Qatar’s inflation expected to bottom out in 2015

Web Posted on : Mon, 31 Aug 2015

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Qatar’s consumer price index (CPI) inflation remained moderate in the first seven months of 2015. According to the Ministry of Development Planning and Statistics (MDPS), consumer price index (CPI) inflation is estimated to have averaged 1.5% in the year to July compared with 3.1% in 2014. Inflation has been lower this year mainly due to lower domestic inflation as a result of falling rents as well as lower foreign inflation owing to declining international food prices. Going forward, we forecast overall inflation to bottom out this year, before picking up in 2016-17.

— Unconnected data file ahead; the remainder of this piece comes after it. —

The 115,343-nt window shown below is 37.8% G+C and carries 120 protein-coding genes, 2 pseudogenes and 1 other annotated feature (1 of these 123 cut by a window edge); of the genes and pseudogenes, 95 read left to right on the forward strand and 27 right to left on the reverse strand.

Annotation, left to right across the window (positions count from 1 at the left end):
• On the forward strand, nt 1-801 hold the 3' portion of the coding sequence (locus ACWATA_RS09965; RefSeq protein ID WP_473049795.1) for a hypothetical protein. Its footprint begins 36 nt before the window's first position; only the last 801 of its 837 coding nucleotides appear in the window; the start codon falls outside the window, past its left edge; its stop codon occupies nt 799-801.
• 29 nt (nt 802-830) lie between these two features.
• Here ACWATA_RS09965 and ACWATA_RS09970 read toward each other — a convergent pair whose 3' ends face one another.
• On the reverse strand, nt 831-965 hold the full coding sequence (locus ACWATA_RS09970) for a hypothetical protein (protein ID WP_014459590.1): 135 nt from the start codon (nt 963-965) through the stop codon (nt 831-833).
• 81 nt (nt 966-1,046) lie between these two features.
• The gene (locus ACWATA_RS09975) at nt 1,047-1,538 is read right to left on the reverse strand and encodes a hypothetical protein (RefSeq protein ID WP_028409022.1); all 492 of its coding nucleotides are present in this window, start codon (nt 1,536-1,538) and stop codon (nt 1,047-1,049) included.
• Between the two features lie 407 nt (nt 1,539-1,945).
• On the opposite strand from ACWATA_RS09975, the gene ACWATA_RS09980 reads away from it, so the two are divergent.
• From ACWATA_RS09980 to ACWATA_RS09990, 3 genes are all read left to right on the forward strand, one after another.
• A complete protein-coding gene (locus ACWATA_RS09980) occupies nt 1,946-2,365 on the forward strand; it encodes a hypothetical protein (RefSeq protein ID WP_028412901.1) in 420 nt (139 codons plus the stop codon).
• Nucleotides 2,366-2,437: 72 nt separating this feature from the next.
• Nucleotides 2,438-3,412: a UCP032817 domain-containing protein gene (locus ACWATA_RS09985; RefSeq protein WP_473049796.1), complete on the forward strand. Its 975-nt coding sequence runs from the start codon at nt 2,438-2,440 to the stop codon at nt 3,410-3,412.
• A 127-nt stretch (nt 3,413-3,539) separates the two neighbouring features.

Foreign inflation has been lower this year as global food prices have been on a gradual declining path since their peak in the summer of 2012 (see our commentary, Qatar’s food price inflation to remain low on falling international prices). Prices in the other components of foreign inflation (clothing and footwear, furnishings and household equipment) also remained weak in the first seven months of 2015. Weak international commodity prices are likely to keep foreign inflation in check for the remainder of 2015.Domestic inflationary pressures have been weak despite strong population growth. This is mainly because housing inflation (21.9% weight in CPI) slowed. Inflation in this component, which mainly consists of rents, slowed from an estimated 4.6% year-on-year in January to 2.3% in July, despite strong population growth. Strong supply of additional housing units might be driving down rental costs. More supply of low to middle income housing is probably coming onto the market, which is meeting the bulk of the demand from expatriates. Furthermore, transportation inflation (14.6% weight in the CPI basket) has slowed to 3.2% year-on-year in July from an estimated 7.6% year-on-year in January 2015.In June and July, inflation picked up slightly owing primarily to the rebound in food prices due to seasonal Ramadan effects. Food prices in Qatar tend to increase every year during Ramadan and food inflation is therefore likely to moderate during the remainder of 2015. In addition, a lower decline in recreation and culture prices (12.7% weight in the CPI basket) also led to a rise in inflation during June and July. Having declined 6.5% in the 12 months to May, the recreation and culture component (which includes expenditures incurred abroad in respect of transport, travel and tourism) only declined 2.8% in the 12 months to July.The strong US dollar is another factor likely to keep inflation down for the remainder of the year. The trade weighted index for the US dollar, to which the Qatari riyal is pegged, has appreciated 19.5% in the 12 months to end-July. The US dollar is projected to appreciate further with the expected tightening of US monetary policy. This would render imports of goods and services in other currencies cheaper, keeping down prices for final and intermediate products and lowering inflation in Qatar. In summary, Qatar’s inflation continued to remain subdued in the first seven months of 2015. The decline has been mainly due to lower domestic inflation as a result of falling rents as well as lower foreign inflation owing to declining international food prices. Looking ahead, we forecast overall inflation to increase slightly in 2016-17 as population growth is expected to increase aggregate demand, driving domestic inflation higher. Furthermore, a recovery is expected in international food and oil prices in 2016-17, which should lead to higher foreign inflation.

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